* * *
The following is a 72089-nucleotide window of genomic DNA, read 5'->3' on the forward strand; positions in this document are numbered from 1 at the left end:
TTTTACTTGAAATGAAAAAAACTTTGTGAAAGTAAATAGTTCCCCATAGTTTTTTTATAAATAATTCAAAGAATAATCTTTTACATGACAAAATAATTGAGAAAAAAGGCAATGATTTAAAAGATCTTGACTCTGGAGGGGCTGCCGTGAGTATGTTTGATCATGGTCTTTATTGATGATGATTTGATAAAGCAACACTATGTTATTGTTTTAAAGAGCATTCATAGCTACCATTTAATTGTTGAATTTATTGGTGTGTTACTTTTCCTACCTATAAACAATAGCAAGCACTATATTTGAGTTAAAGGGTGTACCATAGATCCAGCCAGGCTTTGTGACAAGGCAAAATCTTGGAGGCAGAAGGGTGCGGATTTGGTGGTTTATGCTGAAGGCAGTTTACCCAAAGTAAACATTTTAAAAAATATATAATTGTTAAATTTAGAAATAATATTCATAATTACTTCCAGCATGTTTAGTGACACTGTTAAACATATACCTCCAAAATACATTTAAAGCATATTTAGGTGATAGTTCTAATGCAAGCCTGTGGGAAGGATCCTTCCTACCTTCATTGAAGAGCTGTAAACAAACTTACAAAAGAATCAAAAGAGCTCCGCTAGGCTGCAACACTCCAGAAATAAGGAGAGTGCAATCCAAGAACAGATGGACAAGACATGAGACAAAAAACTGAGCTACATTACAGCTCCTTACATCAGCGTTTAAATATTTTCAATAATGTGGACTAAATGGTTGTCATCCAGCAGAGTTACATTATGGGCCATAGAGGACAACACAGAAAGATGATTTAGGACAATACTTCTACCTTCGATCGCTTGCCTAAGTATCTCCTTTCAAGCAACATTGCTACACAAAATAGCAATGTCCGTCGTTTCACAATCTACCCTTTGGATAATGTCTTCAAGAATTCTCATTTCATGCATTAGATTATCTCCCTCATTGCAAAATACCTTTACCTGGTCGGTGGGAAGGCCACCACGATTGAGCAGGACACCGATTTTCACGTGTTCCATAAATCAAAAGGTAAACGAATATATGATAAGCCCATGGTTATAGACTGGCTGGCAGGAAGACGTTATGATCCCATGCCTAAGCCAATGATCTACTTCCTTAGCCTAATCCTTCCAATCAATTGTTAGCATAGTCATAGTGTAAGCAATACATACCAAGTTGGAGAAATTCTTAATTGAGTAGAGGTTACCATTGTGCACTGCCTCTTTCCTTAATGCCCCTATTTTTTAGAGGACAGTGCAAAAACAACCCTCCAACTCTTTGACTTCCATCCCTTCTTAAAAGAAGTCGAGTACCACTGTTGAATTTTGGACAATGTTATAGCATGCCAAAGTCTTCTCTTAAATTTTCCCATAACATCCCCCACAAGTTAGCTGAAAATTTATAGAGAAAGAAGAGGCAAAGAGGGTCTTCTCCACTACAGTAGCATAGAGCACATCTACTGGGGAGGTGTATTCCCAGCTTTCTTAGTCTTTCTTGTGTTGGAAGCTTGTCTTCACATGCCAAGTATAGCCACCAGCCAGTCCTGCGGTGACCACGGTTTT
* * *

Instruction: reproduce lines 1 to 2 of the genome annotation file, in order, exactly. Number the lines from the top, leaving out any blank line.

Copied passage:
The following is a 72089-nucleotide window of genomic DNA, read 5'->3' on the forward strand; positions in this document are numbered from 1 at the left end:
TTTTACTTGAAATGAAAAAAACTTTGTGAAAGTAAATAGTTCCCCATAGTTTTTTTATAAATAATTCAAAGAATAATCTTTTACATGACAAAATAATTGAGAAAAAAGGCAATGATTTAAAAGATCTTGACTCTGGAGGGGCTGCCGTGAGTATGTTTGATCATGGTCTTTATTGATGATGATTTGATAAAGCAACACTATGTTATTGTTTTAAAGAGCATTCATAGCTACCATTTAATTGTTGAATTTATTGGTGTGTTACTTTTCCTACCTATAAACAATAGCAAGCACTATATTTGAGTTAAAGGGTGTACCATAGATCCAGCCAGGCTTTGTGACAAGGCAAAATCTTGGAGGCAGAAGGGTGCGGATTTGGTGGTTTATGCTGAAGGCAGTTTACCCAAAGTAAACATTTTAAAAAATATATAATTGTTAAATTTAGAAATAATATTCATAATTACTTCCAGCATGTTTAGTGACACTGTTAAACATATACCTCCAAAATACATTTAAAGCATATTTAGGTGATAGTTCTAATGCAAGCCTGTGGGAAGGATCCTTCCTACCTTCATTGAAGAGCTGTAAACAAACTTACAAAAGAATCAAAAGAGCTCCGCTAGGCTGCAACACTCCAGAAATAAGGAGAGTGCAATCCAAGAACAGATGGACAAGACATGAGACAAAAAACTGAGCTACATTACAGCTCCTTACATCAGCGTTTAAATATTTTCAATAATGTGGACTAAATGGTTGTCATCCAGCAGAGTTACATTATGGGCCATAGAGGACAACACAGAAAGATGATTTAGGACAATACTTCTACCTTCGATCGCTTGCCTAAGTATCTCCTTTCAAGCAACATTGCTACACAAAATAGCAATGTCCGTCGTTTCACAATCTACCCTTTGGATAATGTCTTCAAGAATTCTCATTTCATGCATTAGATTATCTCCCTCATTGCAAAATACCTTTACCTGGTCGGTGGGAAGGCCACCACGATTGAGCAGGACACCGATTTTCACGTGTTCCATAAATCAAAAGGTAAACGAATATATGATAAGCCCATGGTTATAGACTGGCTGGCAGGAAGACGTTATGATCCCATGCCTAAGCCAATGATCTACTTCCTTAGCCTAATCCTTCCAATCAATTGTTAGCATAGTCATAGTGTAAGCAATACATACCAAGTTGGAGAAATTCTTAATTGAGTAGAGGTTACCATTGTGCACTGCCTCTTTCCTTAATGCCCCTATTTTTTAGAGGACAGTGCAAAAACAACCCTCCAACTCTTTGACTTCCATCCCTTCTTAAAAGAAGTCGAGTACCACTGTTGAATTTTGGACAATGTTATAGCATGCCAAAGTCTTCTCTTAAATTTTCCCATAACATCCCCCACAAGTTAGCTGAAAATTTATAGAGAAAGAAGAGGCAAAGAGGGTCTTCTCCACTACAGTAGCATAGAGCACATCTACTGGGGAGGTGTATTCCCAGCTTTCTTAGTCTTTCTTGTGTTGGAAGCTTGTCTTCACATGCCAAGTATAGCCACCAGCCAGTCCTGCGGTGACCACGGTTTT